Ryan Trecartin’s work might strike many as passé – so 2009! – given that a new ‘generation’ of artists has emerged in the last few years, expanded the space for ‘digital’ work within the main channels of contemporary art, where Trecatin was a more lonely figure a half-decade ago. Indeed, he is now something of an establishment figure in the field, as far as such a thing exists, acting as co-curator of The New Museum’s 2015 Triennial. Indeed, some are already likely to see his work as being principally of ‘historical’ significance rather than as an active creative concern. Yet, this might in itself be symptomatic of the accelerated tempo of social media trends, where the rise and fall of critical currency mirrors the lifecycle of memes; something from which the art world is hardly insulated in an era of Contemporary Art Daily, e-flux newsfeeds, Facebook pages for exhibition openings and YouTube trailers for museum shows. Indeed, Trecartin’s work arguably has relevance beyond the half-life of fashion precisely because it directly engages – or rather over-performs – the manic, non-stop, media-stacked, multi-channeled, attention-deficient-inducing temporalities of the contemporary social-media landscape, and the patterns of subjective breakdown, proliferation and vicarious ‘rebirths’ which it demands/allows. Trecartin seems to approach the contemporary psycho-media complex by way of a sort of immanent overload – an over-identification with media-saturated modes of online subjectification, one marked by an exponential intensification of the strategies of ‘mimetic exacerbation’ familiar from Dada. His films cast the cacophonous simultaneity of images and voices familiar from early twentieth century avant-garde strategies of collage and montage in to the screen-space of pop-up windows, chat boxes, messages alerts and break-ups via Skype, in order to more intensely inhabit the emo world of online self-realization narratives, wish-fulfillment avatars and webcam cosplay. Whilst his films seem to push certain tendencies within online self-presentation and social-media relations in the direction of a claustrophobic web dystopia – a Hieronymus Bosch-like digital clusterfuck – Trecartin also importantly presents these media platforms as sites for the intensification of subjective experimentation, his films dissolving and remodeling gender and sexual identities in a way that hollows out any remnants of essentialism without evacuating power from (often traumatic) processes of subjectification.

I can still remember my first, visceral encounters with his films in 2009, fittingly experienced hunched over a laptop in bed, rather than in the more spacious confines of a gallery or museum. Even then UbuWeb (perhaps problematically) granted Trecartin a place within its archival canon as a sort of ‘instant classic’, but his work remains prescient in its hyperbolic embodiment of the relationship between contemporary digital technologies and subjectivity.

Frank Gehry

New York (Advertisement)

Video

2014

This advertisement for a recent skyscraper designed by Frank Gehry in downtown Manhattan seems to offer a perfect distillation of the way in which the contemporary global city is marketed as a plaything/investment opportunity for a mobile international elite, and highlights the role of starchitects in adding the spectacular icing to the crude real-estate cake at the core of this project. The title of course already implies that this is New York with a Gehry twist – the city itself remade, Gehry-style. Sure enough, the advert starts with the hands of the ‘genius’ drawing – his gestures evoking the rush of New York’s streets, the waves of the bay, the Statue of Liberty’s torch (Immigration! New York still wants you – for the right price), and so on, all of which find their way into the twisted surface of an otherwise bland condo/office tower whose ‘cutting edge’ cladding already looks cheap and out-of-date in its very of-the-minuteness (like so many recent ‘iconic’ towers Gehry’s seems sheathed in the imminent aesthetic obsolescence of the latest design software). Yet by the close New York has been reduced to an image on a tablet screen that can be reassuringly swiped away – an infinitely seductive distraction that can sometimes be a bit much. Hence, the building not only promises stunning ipad-like views over the city but complete god-like control over urban life, and a neat leveraged solution to the perennial real estate dilemma of the wealthy New Yorker: ‘I love the energy of the city but I need a calm place to escape from it all, a place just to be”.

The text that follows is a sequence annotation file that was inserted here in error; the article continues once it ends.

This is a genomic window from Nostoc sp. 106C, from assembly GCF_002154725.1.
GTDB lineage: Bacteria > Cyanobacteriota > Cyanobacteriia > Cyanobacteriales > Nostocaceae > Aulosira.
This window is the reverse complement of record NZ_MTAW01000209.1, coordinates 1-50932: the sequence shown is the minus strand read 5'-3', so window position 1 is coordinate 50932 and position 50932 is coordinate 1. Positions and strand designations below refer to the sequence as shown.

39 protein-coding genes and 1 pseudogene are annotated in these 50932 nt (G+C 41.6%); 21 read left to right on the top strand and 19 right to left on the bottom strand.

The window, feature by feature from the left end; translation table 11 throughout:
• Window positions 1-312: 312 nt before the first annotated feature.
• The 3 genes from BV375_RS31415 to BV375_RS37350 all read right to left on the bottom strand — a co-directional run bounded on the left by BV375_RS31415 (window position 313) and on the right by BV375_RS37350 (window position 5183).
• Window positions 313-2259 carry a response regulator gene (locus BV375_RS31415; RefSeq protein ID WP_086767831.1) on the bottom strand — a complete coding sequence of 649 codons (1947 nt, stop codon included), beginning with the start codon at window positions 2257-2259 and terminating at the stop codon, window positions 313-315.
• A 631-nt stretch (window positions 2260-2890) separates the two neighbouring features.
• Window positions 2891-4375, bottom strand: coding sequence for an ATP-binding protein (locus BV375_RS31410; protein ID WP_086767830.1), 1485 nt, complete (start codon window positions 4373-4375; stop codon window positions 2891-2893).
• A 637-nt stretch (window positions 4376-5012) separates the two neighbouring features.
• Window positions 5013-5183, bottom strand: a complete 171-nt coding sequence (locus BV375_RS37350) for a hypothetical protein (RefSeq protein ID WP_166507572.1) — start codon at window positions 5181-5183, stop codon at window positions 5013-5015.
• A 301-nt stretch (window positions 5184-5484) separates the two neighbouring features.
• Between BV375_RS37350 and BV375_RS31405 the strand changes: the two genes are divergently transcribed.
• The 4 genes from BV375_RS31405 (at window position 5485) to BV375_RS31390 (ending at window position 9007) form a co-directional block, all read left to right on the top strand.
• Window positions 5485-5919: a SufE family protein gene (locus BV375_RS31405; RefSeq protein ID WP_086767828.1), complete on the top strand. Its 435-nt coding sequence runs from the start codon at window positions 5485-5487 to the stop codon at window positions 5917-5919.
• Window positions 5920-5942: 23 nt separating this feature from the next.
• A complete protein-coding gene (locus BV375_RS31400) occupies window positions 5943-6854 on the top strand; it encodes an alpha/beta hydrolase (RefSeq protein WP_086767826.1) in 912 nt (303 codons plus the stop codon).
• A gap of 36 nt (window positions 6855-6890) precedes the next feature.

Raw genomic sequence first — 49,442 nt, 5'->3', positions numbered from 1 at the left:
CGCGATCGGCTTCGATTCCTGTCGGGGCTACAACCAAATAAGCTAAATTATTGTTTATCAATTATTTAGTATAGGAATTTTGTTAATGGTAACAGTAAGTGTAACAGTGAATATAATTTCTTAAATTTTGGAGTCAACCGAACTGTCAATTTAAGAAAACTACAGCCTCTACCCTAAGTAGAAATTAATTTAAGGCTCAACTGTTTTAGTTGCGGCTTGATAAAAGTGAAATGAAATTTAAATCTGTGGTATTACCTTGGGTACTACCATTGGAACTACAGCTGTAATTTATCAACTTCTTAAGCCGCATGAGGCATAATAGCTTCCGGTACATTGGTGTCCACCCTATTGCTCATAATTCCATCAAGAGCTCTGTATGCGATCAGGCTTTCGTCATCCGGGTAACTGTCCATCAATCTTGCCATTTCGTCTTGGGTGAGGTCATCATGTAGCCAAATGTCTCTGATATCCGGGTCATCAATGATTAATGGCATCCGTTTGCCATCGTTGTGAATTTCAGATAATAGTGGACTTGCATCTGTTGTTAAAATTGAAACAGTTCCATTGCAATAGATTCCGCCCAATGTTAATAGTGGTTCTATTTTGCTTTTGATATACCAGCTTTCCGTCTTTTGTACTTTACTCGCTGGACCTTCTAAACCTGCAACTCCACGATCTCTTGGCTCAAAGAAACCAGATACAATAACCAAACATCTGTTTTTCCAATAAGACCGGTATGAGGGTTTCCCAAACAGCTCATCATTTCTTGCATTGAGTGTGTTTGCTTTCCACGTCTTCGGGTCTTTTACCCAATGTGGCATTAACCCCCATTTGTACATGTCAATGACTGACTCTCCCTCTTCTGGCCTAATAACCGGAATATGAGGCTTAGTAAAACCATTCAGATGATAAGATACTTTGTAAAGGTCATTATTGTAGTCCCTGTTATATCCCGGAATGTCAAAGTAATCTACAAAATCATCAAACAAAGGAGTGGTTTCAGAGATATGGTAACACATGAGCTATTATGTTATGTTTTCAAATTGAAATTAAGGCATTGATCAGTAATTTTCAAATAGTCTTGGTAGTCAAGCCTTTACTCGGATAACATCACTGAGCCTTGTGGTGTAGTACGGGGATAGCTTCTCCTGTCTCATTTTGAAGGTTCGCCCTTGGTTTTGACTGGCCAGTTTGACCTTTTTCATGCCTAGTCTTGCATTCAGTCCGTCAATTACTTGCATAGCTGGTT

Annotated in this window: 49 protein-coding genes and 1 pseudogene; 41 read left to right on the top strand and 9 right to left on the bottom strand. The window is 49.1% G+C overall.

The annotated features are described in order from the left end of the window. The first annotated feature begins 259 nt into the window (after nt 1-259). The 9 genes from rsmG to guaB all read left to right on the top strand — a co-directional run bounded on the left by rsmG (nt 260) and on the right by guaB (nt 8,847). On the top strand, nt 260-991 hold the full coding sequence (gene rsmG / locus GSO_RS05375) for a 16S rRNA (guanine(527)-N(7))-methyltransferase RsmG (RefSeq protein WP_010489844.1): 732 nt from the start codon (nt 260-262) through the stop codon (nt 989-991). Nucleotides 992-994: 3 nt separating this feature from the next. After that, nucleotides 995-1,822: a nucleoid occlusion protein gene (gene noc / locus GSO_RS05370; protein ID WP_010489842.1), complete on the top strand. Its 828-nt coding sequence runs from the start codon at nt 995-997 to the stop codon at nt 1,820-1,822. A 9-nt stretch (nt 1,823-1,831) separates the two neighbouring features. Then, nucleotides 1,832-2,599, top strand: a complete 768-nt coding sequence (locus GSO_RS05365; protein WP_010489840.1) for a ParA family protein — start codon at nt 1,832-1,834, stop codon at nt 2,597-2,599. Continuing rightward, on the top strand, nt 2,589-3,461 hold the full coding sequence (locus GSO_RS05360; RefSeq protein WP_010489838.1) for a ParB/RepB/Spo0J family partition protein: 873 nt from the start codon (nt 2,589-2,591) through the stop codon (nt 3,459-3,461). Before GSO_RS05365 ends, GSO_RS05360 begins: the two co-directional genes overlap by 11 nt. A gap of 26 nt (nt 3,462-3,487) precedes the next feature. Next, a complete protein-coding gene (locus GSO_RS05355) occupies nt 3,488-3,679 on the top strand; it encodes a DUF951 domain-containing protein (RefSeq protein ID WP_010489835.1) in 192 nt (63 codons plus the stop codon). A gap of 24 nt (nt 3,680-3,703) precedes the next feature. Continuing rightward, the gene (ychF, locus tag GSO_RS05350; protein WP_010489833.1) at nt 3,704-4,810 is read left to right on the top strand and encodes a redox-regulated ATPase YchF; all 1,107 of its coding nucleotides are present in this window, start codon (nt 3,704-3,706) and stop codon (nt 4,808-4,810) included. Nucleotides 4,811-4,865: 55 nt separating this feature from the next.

Norm McDonald

‘Moth’ joke

Video

2014

This is one of a number of comedy clips that I watch regularly to keep myself sane and, as the cliché goes, I always find something new in it. The now famous moth joke that McDonald told as a guest during Conan O’Brien’s brief stint on The Tonight Show is a sort of meta-joke, playing with the idea that real comedy lies in ‘the way you tell it’ rather in the neat resolution of a punchline. McDonald makes this point clear by claiming he is simply retelling a joke told to him by his cab driver on the way to the interview (“ah that guy … wait to hear me tell it”) and in the long ponderous deferral of the punchline, which appears as an abrupt left turn at the very end of the McDonald’s allotted interview time – the joke, typical of his talk show appearances, slyly undermining the platform’s conventions. Anyway, jokes are never funny when you explain them so it’s better to just watch it. It’s a pity that in recent years McDonald has slumped into a sad cultural conservatism and seems to think that schoolyard homophobia satisfies the demands of comedy.